Torbay Council

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Trees and Development

Plans to develop will almost certainly bring you into contact with the Planning Department.  If these plans include construction or excavation of any kind, the presence of existing trees on the site must be considered.
All planning application forms have a section that asks if there are trees on the site and if the proposals could be influenced by the trees onsite.  The answers to these sections must be honest and detailed.
The assigned Planning Officer will, when necessary, involve the Natural Environment department to consult on these proposals.
If there are trees on site which might be affected you are strongly advised to seek pre-application advice with the Planning Department.  The Natural Environment department can be consulted by the Planning Department.
The main ways in which existing trees can be affected by development are:
Such practices can damage the canopy and more importantly, the roots of trees.  They can also be deprived of water, or even become waterlogged.  In most cases, this leads to the decline and eventual death of the tree.

Addressing the Issue of Trees in Planning Applications

For any development site containing trees, Torbay Council will require an Arboricultural Implication Study (AIS) to be submitted with the planning application.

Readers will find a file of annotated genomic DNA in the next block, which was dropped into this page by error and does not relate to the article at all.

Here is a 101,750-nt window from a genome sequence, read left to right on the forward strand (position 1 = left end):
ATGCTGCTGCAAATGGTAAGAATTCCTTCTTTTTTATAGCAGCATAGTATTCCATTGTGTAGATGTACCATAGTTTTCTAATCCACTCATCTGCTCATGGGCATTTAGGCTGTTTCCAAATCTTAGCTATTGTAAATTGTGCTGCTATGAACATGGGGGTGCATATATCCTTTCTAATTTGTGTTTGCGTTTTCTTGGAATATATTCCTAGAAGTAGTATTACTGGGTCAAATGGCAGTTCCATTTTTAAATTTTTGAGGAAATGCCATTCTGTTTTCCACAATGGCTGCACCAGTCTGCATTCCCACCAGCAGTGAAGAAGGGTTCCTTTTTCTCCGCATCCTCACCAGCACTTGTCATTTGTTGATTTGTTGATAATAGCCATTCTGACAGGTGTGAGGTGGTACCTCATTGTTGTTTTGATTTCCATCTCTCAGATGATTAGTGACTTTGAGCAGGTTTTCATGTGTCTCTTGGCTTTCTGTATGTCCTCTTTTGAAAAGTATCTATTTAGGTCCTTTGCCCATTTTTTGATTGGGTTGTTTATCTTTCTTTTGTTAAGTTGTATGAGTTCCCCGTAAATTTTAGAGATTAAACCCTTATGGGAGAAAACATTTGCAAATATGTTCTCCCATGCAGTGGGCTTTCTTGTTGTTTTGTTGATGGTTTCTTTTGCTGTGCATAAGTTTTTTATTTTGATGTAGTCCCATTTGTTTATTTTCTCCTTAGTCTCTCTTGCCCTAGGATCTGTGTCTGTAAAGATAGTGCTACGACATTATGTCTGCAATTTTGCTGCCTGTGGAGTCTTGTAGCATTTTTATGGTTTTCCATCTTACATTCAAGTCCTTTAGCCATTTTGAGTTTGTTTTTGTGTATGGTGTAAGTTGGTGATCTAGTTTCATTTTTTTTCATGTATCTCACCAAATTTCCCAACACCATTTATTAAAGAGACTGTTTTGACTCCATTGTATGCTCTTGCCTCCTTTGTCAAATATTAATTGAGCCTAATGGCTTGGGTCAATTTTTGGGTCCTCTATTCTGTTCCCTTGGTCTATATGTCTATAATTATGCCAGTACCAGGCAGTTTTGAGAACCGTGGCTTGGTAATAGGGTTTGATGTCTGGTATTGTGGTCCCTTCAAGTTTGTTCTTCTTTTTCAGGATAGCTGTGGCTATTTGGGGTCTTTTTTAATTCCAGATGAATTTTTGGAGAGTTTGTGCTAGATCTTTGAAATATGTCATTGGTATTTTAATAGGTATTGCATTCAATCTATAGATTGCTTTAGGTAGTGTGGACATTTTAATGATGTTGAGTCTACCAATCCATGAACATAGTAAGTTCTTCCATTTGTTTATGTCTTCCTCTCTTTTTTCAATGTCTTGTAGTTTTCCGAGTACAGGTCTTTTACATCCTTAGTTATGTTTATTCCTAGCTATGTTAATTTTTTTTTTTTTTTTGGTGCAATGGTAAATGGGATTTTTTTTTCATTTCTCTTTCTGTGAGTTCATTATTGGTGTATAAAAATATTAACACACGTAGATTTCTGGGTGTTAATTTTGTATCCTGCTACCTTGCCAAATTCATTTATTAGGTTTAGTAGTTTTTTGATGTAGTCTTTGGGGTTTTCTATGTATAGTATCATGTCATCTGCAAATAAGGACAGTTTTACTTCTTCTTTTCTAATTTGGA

It is essential that all the arboricultural implications are assessed and detailed at the application stage.  This includes collection of all data on all trees on site, with reference to the British Standard BS5837 Trees in Relation to Construction, deciding which trees should be retained and which should be removed.  It is essential that all interfaces between the development and the trees, their root zones, crowns and branches are assessed and discussed.
The AIS should contain the following information:
The AIS should be supported by relevant drawings of the site and layout with tree positions.  It is suggested that plans be drawn at a minimum scale of 1:200 and be accurate to within 0.5 metres.
A professionally qualified arboricultural consultant should carry out the AIS.  Torbay Council has produced Supplementary Planning Guidance Notes, which relates to Trees on Construction sites (see Related Documents).
This is only a very brief summary of the legislation that affects trees; it is by no means definitive and should only be used as a guide to what to be aware of and where to seek further advice.

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